Solidarity is not conditional.
What do we mean by that? We mean that to be in solidarity with a group that experiences oppression should not be conditional on any person from that group meeting your personal criteria for when you deem them worthy of your effort.
To be in solidarity with migrants means that we don’t distinguish between the so-called ‘good legal ones’ over the alleged ‘bad illegal ones’ (when who is illegalized is a process that changes through time and is politically and socially determined). To illuminate the falsifying distinction between the categories of good and bad migrants, we might first ask: ‘What produces the conditions for some people to migrate?’
To be in solidarity with those experiencing poverty, working-class people, and people made poor is not conditional on how much ‘hard work’ they evidence for you in relation to your imagination of the ‘laziness among most others’.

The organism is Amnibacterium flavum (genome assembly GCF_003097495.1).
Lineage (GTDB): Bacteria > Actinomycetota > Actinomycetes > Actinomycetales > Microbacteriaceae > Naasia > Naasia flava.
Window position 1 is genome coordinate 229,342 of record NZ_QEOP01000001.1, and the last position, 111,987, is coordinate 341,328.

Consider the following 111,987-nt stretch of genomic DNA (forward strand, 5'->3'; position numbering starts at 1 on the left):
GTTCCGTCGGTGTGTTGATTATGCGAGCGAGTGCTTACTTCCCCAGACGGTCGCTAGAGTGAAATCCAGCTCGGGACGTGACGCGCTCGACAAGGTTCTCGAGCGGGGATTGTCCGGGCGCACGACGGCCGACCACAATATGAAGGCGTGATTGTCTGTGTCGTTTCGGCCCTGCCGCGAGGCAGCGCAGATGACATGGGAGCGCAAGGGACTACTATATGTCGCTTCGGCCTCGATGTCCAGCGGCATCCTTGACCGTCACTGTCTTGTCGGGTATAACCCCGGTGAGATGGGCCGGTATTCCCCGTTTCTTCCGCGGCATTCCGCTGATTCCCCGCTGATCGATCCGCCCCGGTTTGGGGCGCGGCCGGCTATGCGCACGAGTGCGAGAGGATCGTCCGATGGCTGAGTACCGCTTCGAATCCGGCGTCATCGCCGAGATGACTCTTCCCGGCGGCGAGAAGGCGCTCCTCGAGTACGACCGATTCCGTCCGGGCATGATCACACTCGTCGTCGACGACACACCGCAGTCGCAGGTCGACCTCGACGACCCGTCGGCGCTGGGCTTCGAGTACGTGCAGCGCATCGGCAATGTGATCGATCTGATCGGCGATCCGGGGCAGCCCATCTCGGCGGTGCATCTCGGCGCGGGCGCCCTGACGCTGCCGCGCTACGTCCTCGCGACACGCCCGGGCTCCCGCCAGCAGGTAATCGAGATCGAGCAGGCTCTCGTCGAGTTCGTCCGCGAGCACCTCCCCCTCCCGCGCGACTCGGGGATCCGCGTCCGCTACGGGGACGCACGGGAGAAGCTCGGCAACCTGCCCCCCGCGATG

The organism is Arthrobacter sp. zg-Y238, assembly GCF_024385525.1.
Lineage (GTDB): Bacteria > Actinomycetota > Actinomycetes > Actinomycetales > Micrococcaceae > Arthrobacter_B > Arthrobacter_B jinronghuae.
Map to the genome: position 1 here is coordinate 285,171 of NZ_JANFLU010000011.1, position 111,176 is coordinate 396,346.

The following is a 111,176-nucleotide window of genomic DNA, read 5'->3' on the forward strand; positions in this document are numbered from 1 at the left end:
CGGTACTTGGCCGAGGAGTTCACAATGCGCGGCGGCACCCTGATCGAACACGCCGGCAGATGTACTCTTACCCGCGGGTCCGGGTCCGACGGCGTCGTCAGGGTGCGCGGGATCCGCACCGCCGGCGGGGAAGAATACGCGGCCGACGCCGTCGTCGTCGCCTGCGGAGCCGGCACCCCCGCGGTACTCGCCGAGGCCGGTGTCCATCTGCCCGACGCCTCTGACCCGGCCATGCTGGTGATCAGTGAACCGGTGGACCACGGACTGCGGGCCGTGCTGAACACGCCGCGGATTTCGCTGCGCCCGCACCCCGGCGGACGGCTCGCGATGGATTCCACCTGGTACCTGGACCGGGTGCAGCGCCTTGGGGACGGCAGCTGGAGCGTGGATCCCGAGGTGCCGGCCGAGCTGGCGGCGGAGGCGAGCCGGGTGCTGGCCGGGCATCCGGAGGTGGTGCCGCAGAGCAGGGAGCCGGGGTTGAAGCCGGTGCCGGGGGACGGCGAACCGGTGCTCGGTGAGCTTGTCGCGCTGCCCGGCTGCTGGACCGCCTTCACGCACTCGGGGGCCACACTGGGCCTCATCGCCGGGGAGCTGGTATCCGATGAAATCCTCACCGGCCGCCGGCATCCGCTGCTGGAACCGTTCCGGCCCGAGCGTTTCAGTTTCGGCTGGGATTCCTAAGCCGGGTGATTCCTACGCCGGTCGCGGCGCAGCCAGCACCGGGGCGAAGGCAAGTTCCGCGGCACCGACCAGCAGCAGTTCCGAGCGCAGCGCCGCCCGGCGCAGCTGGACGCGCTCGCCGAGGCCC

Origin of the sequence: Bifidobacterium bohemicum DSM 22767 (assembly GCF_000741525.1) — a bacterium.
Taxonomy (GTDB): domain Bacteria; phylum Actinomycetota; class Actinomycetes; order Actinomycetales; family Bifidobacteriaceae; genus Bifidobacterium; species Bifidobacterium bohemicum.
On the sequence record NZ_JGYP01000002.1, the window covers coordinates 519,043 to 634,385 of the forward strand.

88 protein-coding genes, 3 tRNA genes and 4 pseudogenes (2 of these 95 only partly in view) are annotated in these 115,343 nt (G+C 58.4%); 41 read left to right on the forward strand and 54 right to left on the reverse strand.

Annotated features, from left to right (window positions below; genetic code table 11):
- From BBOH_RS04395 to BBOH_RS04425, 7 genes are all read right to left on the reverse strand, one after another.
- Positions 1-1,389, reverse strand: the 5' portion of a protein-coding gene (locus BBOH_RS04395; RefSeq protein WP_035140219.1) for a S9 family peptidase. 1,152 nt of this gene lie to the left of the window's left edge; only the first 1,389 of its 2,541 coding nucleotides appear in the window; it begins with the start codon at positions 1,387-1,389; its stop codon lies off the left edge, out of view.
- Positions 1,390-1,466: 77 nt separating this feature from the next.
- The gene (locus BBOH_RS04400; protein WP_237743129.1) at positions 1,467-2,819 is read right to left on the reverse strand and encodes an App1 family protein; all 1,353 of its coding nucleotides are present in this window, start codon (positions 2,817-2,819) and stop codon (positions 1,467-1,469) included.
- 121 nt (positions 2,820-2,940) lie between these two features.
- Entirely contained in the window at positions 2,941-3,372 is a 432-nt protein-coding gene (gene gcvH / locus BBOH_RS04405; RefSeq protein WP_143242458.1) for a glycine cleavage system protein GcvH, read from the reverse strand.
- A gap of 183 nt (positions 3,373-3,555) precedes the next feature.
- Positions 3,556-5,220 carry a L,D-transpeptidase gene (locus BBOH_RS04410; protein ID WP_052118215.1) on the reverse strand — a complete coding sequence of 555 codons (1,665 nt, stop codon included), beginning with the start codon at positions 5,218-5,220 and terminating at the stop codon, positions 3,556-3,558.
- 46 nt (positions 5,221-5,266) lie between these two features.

To be in solidarity with disabled people is not conditional on the extent to which they may ‘inspire’ you.
Solidarity is also not conditional on whether a person from a group that experiences a different oppression acknowledges your oppression, no matter how unfair that may feel. Nor is it conditional on whether you personally like a person who experiences an oppression you don’t, or whether they are aligned with challenging oppression in the same way as you.
Solidarity is a commitment, rooted in an analysis of the way the world is now, and action for what else we might build in its place.